Woody Hayes used to say that when you put the ball in the air three things can happen and two of them are bad. ‘Tis true too of falling in love.

“Are you sending your ex a birthday card?” “I was asked recently.
The response, void of anger or sarcasm, came not so much from the heart as from a cave of deep neutrality.

The Jersey Girl was my first. From winter quarter junior year (when romance took off), through final decree a quarter century later, it was a time of love, sweat, and ultimately tears. Only now, two decades after the fall, am I finding perspective. Only now—through a keener lens—do I see the inevitability of it all. What chance did Grace Slick and Richie Cunningham ever have…. really?

I was crazy about her, in the day. I was at once doting, insecure, possessive, smitten and naïve. What I wasn’t, ever, was confident—confident enough in myself to address our differences. And there were many. Even in those years of passion, there were many.

We came from different worlds; we wanted different things. Maybe.

She was east; I was midwest; she was cool; I was not. And those were just headlines. On good days she had insouciance, legs and looked like young Shirley Maclaine dating Ronnie Howard; in tough times it was more like her Moe to my Curly. Surprisingly—despite the contrast—it worked.

When we met she spoke of graduating and travelling Europe. My plans were different. I wanted to see Ohio—all of it. There was the time, indeed, that I urged her to move to Columbus. “You’ve got to be kidding me!” she cried, (and we settled on Cleveland).

And so we fought. Even in the good times—and there were many—we fought.

It’s an unfair equation—divorce. The folly of fighting lingers long after smiles fade. Unfair to all, perhaps. Seven progeny later, do not memories of good times deserve longer shelf life?

She was, though, a better fighter than me. Not meaner—just better. I fought defensively: afraid to show strength, to take stands—afraid to just be myself, to let the chips fall. Like the poker player sitting short stacked at a table, I played not to lose. Indeed, a bit more confidence in myself, a bit more confidence in our pairing….

(Thinking back: did I always run scared? How often—in all parts of life— was I ruled by fear?)

I recall one time, even before the wedding. Selling Highlights in Indianapolis… insecure…my mind started playing the “What if?” game. Stopping at a payphone, I dialed: 1 201 973 6617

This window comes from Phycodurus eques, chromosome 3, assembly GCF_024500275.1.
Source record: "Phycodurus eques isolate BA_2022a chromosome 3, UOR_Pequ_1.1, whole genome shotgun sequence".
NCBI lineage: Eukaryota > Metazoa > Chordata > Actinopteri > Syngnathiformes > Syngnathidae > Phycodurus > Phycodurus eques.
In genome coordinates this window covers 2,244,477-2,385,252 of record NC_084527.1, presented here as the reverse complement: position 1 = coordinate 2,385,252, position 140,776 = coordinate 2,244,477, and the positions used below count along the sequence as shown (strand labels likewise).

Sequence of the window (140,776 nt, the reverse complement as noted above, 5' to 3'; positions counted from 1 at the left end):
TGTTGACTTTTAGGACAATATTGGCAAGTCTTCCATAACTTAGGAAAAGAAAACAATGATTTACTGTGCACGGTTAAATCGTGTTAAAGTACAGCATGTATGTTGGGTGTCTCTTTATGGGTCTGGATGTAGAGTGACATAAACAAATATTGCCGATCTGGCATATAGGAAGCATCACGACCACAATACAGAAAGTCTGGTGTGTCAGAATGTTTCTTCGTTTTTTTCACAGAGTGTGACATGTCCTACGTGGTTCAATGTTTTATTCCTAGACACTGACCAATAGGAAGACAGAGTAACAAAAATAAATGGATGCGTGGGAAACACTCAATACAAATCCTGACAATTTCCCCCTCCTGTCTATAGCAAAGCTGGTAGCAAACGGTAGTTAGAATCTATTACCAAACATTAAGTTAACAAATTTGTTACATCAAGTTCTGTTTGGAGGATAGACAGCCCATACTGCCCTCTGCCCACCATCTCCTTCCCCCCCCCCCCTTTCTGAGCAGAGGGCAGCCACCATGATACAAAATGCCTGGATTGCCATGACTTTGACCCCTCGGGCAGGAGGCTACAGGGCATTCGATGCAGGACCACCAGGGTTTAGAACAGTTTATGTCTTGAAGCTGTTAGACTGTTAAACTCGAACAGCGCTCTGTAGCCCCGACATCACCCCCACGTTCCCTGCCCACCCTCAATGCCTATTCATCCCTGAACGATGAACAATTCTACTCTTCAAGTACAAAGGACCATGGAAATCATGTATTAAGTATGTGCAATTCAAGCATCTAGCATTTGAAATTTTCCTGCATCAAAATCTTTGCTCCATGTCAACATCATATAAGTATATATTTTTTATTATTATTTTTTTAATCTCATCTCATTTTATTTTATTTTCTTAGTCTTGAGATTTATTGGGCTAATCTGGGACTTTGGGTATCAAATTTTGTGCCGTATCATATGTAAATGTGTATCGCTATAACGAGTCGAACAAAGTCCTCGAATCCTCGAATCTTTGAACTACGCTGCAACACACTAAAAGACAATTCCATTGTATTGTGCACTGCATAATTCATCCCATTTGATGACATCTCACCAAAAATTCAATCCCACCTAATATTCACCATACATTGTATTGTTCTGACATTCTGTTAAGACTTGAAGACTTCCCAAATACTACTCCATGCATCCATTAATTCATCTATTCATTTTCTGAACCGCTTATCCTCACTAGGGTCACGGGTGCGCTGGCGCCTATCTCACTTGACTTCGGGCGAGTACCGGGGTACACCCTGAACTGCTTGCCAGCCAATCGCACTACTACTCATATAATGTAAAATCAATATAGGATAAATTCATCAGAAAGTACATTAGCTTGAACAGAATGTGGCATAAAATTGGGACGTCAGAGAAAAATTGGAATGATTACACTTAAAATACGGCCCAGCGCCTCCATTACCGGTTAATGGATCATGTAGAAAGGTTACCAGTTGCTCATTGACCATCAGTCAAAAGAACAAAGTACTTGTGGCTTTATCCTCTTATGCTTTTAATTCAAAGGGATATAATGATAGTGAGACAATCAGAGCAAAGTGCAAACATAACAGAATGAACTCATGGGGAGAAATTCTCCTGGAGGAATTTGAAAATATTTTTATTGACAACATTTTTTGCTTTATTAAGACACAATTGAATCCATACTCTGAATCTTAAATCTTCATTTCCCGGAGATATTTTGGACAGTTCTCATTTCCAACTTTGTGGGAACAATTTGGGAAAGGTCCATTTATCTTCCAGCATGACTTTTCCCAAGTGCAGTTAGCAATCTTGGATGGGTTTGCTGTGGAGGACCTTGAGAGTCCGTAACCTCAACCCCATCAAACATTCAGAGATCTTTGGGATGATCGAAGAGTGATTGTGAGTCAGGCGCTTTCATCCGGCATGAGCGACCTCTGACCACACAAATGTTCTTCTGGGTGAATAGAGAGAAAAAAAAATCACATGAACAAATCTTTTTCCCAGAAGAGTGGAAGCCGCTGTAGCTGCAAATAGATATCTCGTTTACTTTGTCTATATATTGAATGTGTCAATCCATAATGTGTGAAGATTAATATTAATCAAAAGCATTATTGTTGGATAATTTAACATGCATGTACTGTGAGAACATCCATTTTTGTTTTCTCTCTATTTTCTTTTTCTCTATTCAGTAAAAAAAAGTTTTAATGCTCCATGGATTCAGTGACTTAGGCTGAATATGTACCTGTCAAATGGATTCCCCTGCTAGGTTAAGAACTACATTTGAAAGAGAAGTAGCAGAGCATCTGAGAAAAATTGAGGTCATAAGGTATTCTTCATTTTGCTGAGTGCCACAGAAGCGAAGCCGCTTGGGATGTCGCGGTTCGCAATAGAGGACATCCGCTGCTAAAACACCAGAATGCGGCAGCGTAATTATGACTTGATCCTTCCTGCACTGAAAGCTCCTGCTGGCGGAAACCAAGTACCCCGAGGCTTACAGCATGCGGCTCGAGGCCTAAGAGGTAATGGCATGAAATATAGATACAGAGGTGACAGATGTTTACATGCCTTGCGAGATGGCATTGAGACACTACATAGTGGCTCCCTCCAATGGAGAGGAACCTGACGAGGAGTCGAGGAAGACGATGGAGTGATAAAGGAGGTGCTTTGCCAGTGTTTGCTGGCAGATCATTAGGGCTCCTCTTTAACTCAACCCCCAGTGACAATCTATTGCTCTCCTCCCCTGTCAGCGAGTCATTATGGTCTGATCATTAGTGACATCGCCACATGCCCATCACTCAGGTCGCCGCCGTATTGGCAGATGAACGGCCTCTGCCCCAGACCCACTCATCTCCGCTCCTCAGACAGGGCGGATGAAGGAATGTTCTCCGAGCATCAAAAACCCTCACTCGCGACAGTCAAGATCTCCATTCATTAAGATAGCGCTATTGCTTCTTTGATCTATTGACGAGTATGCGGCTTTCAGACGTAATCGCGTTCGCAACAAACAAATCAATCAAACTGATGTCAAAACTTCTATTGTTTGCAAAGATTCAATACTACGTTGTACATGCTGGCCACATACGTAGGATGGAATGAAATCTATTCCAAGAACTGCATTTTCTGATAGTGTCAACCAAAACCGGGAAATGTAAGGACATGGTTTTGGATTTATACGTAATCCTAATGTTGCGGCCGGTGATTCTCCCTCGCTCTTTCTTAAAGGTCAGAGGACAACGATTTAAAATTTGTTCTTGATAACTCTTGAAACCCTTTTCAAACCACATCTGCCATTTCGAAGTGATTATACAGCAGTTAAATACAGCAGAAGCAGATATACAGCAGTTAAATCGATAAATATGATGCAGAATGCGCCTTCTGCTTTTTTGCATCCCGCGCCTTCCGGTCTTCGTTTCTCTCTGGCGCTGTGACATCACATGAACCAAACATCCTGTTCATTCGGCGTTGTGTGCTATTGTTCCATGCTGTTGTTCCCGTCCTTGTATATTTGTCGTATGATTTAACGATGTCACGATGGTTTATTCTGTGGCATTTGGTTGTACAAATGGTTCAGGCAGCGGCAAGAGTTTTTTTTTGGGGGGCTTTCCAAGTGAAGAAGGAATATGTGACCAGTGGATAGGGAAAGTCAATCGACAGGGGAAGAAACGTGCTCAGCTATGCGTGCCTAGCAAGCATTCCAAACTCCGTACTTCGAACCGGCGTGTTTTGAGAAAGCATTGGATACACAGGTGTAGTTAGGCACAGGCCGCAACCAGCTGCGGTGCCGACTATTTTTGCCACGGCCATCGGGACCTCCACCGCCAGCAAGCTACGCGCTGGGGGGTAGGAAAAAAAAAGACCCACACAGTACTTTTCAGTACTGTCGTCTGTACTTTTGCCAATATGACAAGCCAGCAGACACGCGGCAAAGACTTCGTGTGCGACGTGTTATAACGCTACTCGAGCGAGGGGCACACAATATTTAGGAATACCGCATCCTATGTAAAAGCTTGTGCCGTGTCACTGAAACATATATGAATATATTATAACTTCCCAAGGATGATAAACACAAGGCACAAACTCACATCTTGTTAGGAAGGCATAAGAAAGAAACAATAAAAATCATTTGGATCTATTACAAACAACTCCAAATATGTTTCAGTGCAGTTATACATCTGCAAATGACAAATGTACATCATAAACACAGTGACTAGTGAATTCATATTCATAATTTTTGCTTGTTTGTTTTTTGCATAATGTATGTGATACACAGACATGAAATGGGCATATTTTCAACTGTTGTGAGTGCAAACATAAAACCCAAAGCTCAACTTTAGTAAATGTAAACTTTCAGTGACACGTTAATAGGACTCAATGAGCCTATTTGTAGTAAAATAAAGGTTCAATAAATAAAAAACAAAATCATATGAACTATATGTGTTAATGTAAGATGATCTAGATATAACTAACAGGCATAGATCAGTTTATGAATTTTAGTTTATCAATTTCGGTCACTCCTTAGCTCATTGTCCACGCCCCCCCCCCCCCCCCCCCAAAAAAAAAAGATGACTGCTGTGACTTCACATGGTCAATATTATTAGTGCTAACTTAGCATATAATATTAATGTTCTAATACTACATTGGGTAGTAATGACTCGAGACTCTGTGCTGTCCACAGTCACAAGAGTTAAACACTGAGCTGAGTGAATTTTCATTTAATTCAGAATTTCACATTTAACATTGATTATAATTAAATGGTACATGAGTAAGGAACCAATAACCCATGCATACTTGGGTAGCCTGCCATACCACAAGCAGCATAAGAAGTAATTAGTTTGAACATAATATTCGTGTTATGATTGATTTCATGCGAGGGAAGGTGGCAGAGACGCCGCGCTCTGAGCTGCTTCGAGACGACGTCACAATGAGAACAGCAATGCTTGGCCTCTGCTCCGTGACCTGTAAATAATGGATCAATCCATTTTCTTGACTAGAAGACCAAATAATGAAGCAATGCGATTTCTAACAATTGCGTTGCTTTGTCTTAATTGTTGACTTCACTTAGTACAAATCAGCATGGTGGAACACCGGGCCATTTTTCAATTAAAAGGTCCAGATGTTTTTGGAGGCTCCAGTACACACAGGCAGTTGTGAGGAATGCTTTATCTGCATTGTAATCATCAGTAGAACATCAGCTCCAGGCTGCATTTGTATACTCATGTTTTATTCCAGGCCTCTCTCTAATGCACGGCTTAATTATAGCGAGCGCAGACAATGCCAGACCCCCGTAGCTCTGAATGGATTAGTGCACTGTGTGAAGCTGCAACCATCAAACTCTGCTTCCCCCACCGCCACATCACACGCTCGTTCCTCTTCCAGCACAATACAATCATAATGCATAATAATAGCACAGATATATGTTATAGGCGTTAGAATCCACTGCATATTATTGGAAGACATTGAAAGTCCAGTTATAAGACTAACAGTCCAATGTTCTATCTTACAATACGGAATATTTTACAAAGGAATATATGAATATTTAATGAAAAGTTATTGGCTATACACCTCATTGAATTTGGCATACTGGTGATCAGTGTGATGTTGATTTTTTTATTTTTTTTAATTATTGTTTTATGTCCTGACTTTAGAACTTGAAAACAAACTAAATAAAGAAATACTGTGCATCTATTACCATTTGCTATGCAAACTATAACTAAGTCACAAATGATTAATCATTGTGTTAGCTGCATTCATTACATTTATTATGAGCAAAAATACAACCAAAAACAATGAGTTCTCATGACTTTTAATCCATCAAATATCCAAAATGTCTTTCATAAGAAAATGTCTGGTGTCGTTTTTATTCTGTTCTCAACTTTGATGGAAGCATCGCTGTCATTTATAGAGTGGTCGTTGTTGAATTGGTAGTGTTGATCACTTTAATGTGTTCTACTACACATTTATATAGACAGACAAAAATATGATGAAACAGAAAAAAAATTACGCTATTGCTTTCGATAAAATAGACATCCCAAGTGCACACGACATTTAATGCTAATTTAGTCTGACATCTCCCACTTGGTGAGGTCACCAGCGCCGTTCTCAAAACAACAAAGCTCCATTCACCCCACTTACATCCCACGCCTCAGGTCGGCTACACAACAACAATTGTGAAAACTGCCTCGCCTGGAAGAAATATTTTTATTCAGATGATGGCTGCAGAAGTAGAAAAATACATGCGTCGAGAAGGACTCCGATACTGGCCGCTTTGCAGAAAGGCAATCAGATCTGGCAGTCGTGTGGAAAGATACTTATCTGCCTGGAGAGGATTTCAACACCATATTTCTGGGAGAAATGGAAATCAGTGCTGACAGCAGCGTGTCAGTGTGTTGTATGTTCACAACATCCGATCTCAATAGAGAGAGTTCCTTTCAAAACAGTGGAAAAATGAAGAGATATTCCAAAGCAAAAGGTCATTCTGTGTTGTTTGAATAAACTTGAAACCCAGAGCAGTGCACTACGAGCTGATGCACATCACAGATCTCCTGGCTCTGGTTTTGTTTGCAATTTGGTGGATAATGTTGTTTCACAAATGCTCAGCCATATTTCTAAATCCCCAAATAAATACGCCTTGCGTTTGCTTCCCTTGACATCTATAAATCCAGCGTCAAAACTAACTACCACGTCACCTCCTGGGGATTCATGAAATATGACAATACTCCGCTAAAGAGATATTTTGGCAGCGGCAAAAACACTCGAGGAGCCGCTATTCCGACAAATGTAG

“What’s wrong?” I asked.
I didn’t believe her. Aware her east coast friends felt she could do better, I panicked. I don’t know what others do with anxiety, but here’s what I did: Stopping work on a dime I drove eleven hours straight through to Jersey. From Indiana to Ohio to PA—-I 80 wasn’t done back then— to her steps in Passaic.

“Ha, ha…Bruce, my boy,” her Dad greeted me. It was dark by then. “Sherry’s at Roberta’s. She didn’t say you were coming!”

Even with real issues, (and not my imagined ones), she fought better. Not meaner, —just better.

When we tussled then, I craved closure. Immediate closure. I just wanted to know that everything was going to be OK. Not Jersey though; she’d wait. So we’d have a blowout, let’s say, moments before going out with another couple. And then, twenty minutes later, over dinner with the Mandels or Fentons, she’d be smiling, chatting, laughing—as if nothing had happened, as if nothing was pending. Me? I’d be aching inside, studying her facials, wondering just what shoe would fall.

Then it ended. Not immediately, but over time. Not with a bang, but with a whimper. Out of the bedroom in ’91; out of the house in ’93; RIP in ’95. Overnight the loving didn’t matter, the fighting didn’t matter, who was right didn’t matter….and all the kings horses and all the kings men couldn’t put…

I was reminded the other day just how awkward I felt as recently as Michael’s engagement. There we were, mother and father of the groom, in tandem. Long past the last bullet, years into cease fire—yet awkward.

Alas, this too has passed. Time, as it always does, works wonders.

Today I stand in a place of serenity, neutrality. Forty years after she was my first, I feel peace. Yes, our differences, pronounced as ever, remain. And yes, we’re night and day. But there is peace.

People ask me, time and again, “What’s with your ex?”
“I never see her,” I say, “Except for life cycle events.”
(Once, I’m reminded— it was years ago—I walked into Zin with Rolo and the hostess shooed us downstairs quickly—the ex was in the rest room). Rarely though, do our paths cross.

Which is fine.

Today I laugh at the past and if nothing else, accept its unfunny. Three kids…four grandchildren later, it makes for a pretty happy ending.

2 Responses to “WAR AND PEACE”

  1. Jackie says:


  2. Editor says:

    you are right, ms. jackie.

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